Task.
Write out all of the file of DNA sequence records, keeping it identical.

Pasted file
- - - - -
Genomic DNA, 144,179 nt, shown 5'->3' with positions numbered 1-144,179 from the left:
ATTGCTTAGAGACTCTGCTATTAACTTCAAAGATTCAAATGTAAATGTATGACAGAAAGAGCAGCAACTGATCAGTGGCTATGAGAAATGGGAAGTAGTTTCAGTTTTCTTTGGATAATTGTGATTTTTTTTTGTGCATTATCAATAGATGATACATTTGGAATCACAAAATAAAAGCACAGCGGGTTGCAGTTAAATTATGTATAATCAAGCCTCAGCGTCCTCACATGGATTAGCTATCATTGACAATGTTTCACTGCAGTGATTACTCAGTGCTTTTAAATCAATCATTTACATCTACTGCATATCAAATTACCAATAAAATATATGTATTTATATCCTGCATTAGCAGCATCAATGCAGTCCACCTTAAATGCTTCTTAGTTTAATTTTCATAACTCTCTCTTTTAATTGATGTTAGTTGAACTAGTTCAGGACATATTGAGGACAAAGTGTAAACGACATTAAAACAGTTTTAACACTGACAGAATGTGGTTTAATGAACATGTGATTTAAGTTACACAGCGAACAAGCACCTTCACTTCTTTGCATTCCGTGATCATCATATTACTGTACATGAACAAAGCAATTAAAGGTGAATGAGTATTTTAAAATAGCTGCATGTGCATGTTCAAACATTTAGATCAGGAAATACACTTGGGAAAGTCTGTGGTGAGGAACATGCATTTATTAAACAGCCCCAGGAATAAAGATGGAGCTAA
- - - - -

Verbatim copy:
Genomic DNA, 144,179 nt, shown 5'->3' with positions numbered 1-144,179 from the left:
ATTGCTTAGAGACTCTGCTATTAACTTCAAAGATTCAAATGTAAATGTATGACAGAAAGAGCAGCAACTGATCAGTGGCTATGAGAAATGGGAAGTAGTTTCAGTTTTCTTTGGATAATTGTGATTTTTTTTTGTGCATTATCAATAGATGATACATTTGGAATCACAAAATAAAAGCACAGCGGGTTGCAGTTAAATTATGTATAATCAAGCCTCAGCGTCCTCACATGGATTAGCTATCATTGACAATGTTTCACTGCAGTGATTACTCAGTGCTTTTAAATCAATCATTTACATCTACTGCATATCAAATTACCAATAAAATATATGTATTTATATCCTGCATTAGCAGCATCAATGCAGTCCACCTTAAATGCTTCTTAGTTTAATTTTCATAACTCTCTCTTTTAATTGATGTTAGTTGAACTAGTTCAGGACATATTGAGGACAAAGTGTAAACGACATTAAAACAGTTTTAACACTGACAGAATGTGGTTTAATGAACATGTGATTTAAGTTACACAGCGAACAAGCACCTTCACTTCTTTGCATTCCGTGATCATCATATTACTGTACATGAACAAAGCAATTAAAGGTGAATGAGTATTTTAAAATAGCTGCATGTGCATGTTCAAACATTTAGATCAGGAAATACACTTGGGAAAGTCTGTGGTGAGGAACATGCATTTATTAAACAGCCCCAGGAATAAAGATGGAGCTAA